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A society is formed thus because of acceptance and that alone; where people with different choices come together to exist in harmony. As adults, one should be allowed to choose the kind of lifestyle they want to live. It must be understood that it is important to respect social introvertedness as well as that quality to be out there unabashed. Indian society has never been void of youngsters wanting to have a good time, but throughout its history, such youngsters have been termed immoral. Even if they were to be judged, is it not important to let them be, and respect their privacy.

In the recent past, we have noticed certain political outfits reacting violently to the urban lifestyle of clubbing. These hooligans, hiding behind the carefully structured mask of guardians of India’s perceived morality have often been disrupting parties and lashing out at youngsters, propelling violence. The most recent incident involving a naive Mangalorean political party, Hindu Jagrana Vedike, making way to a private party at a resort, reveals some shocking situations. Images released, on purpose of course, show these supposed custodians reacting more violently to women than to men. This may also bring to mind the RSS clubbing incident that happened in Mangalore a couple of years back when women were beaten up in clubs. It also brings to light the need to cause violence as such to come into the national political limelight.

It is high time we realise that one must not set morals and fixed behavioural patterns for the society. And even if these are set, they cannot be imposed on others. Most importantly, one must stop measuring a society by the supposed waywardness of the women involved. India needs to release itself from the shackles of cultural oppression and move on to an independence of greater good – where an individual is respected and that alone. With the recent, and hopefully over, Vasant Dhoble tirades, it must also be realised that India must do away with age old laws that are not in tandem with today’s times. Politicians must aim their work towards the betterment of the state and working for the oppressed, not enjoying oppressing others.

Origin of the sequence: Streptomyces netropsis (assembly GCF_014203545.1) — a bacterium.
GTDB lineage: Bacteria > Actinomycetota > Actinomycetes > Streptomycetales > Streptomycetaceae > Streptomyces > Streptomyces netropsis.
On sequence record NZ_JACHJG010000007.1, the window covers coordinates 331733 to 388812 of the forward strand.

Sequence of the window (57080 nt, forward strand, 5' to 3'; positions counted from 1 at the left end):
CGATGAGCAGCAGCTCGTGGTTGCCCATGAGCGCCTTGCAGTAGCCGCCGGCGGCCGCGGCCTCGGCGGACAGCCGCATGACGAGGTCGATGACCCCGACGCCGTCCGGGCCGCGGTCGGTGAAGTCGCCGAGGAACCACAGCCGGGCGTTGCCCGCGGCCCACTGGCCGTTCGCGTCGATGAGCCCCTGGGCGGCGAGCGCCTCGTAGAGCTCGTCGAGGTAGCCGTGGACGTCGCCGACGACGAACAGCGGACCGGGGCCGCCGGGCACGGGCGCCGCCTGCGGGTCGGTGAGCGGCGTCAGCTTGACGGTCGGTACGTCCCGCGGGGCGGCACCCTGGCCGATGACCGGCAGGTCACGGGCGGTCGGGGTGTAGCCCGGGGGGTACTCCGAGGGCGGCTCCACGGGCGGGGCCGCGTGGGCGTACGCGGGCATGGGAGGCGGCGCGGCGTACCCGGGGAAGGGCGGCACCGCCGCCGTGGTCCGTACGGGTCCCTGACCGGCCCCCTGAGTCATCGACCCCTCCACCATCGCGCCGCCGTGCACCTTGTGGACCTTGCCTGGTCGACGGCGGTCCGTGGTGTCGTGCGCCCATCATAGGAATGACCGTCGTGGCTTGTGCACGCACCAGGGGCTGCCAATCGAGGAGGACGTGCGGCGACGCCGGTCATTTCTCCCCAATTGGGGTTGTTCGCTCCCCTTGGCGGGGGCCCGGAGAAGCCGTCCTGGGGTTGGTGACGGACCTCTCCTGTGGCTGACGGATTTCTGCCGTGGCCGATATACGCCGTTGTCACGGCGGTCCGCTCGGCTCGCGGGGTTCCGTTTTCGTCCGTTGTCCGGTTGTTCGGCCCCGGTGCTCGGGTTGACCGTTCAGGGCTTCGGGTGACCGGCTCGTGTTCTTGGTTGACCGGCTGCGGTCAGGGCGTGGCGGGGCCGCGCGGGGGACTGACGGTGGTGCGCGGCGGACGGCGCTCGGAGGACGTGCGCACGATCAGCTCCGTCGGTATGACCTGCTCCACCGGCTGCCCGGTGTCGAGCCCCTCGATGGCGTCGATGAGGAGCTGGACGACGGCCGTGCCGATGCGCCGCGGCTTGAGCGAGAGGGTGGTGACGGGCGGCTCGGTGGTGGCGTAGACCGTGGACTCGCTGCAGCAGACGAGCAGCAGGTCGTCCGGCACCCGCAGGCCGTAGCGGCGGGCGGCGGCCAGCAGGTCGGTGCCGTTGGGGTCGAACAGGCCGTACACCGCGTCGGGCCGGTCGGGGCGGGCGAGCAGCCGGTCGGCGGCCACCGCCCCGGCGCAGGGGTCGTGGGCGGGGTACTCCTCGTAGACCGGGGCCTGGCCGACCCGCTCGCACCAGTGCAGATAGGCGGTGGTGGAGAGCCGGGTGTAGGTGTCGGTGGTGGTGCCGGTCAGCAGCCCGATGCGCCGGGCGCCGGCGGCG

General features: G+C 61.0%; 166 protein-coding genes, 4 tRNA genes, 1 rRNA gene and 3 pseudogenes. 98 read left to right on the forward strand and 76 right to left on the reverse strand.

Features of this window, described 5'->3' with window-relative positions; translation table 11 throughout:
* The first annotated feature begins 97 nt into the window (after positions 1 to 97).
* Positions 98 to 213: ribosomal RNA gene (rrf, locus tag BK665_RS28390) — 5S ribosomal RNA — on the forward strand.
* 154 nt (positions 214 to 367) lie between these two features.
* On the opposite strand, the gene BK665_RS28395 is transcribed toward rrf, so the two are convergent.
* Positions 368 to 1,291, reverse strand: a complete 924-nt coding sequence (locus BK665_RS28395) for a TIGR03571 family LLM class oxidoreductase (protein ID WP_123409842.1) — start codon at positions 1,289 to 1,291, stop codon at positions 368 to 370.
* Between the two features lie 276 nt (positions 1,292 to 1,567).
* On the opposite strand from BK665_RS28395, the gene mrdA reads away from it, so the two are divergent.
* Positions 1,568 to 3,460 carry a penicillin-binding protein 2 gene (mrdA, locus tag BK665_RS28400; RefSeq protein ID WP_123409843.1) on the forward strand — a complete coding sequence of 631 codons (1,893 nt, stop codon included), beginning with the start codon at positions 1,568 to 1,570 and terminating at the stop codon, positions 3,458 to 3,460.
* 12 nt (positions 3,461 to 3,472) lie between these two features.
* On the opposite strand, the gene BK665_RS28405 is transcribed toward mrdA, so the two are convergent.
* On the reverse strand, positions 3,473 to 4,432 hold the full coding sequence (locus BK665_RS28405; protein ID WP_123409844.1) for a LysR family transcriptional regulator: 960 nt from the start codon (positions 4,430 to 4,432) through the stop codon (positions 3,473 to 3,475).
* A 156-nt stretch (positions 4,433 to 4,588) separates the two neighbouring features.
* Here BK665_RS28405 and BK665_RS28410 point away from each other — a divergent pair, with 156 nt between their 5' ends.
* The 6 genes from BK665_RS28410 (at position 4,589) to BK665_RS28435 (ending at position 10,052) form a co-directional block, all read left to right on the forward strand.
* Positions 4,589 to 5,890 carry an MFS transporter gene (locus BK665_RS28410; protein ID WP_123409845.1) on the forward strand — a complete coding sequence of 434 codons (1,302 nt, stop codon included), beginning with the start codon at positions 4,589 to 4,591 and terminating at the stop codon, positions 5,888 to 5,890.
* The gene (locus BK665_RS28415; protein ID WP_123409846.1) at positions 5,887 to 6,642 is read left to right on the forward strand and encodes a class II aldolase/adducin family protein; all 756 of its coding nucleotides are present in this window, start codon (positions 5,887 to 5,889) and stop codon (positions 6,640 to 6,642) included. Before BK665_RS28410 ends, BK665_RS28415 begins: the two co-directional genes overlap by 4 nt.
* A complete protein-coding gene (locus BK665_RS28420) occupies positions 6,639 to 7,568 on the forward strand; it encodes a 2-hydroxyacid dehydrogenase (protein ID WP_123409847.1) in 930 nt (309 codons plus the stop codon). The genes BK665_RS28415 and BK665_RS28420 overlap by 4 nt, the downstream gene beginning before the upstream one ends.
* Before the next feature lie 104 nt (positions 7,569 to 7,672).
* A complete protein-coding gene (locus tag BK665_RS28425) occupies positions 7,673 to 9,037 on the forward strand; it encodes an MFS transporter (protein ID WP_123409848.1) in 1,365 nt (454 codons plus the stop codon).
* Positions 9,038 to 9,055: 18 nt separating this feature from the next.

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For a country which prides itself on respect, it is high time this respect it meted out to each other.

Disclaimer: The views expressed in the article are of the author alone and not necessarily endorsed by the publisher, its partners, or its parent organisation.

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Indian Politics, Anna Hazare and YOU

Posted on 01 August 2012 by Meher Manda (Contributing Writer)

Acclaimed Irish playwright George Bernard Shaw once exclaimed that “Power does not corrupt men; fools, however, if they get into a position of power, corrupt power.”

This seems to be the case with Indian politics. There are too many fools in multiple positions of power, and their foolhardy has corrupted not just power, but everything in its wake. India has always lacked in inspiring, well-informed and genuinely concerned leaders, ones who could display the potential to rise above shallow games of political opportunism and media-attention; but it has in excess, groups of corrupt and power-hungry politicians.

The ‘scam-period’, when various instances of money fraud like the CWG scam, the 2G scam and the Adarsh scam came to fore, is what comes to my mind now. What were these instances if not abuse of power and breeding of corruption? For a country that was reeling under the burden of mis-governance, these scams proved to be the final blow. People were angry and their discontentment was showing. Measures had to be taken to right the wrong, but who could possibly unify this country of ONE BILLION?

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Anna Hazare, a war soldier and a past recipient of various environmental awards, acclaimed for having repaired his broken village stood up to be the national crusader against everything wrong with this country – corruption, corrupt politicians, poor governance and so on. With credible and respectable people like Kiran Bedi, Arvind Kejriwal forming the core of the Anna Team and a plausible  workforce comprising of lawyers and IAS officials, Anna’s Army was raring to go.

Anna Hazare, the Leader

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Senior citizens gave their approval to Anna; housewives left their homes and kitchens to be a part of Anna Mania. The blue collar worker finally felt there was a leader that spoke his language and he willingly gave the cause his precious time and valued money. And the youth? Who can forget those pictures where the youth thronged the roads and public maidans and shouted anti-corruption slogans? They took over blogs/twitter/facebook proclaiming their support for Anna, discussing the Lokpal with as much fervour as they would discuss their college fest.

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The crowds turn out in LARGE numbers to support Anna

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The Youth unite in the fight against corruption

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But all this was a year ago. Where does the movement stand now? Where are the protestors now? Has Team Anna lost its sheen? Honestly, do we, the youth, care about the cat and mouse game that Anna and the government seem to be indulging in lately?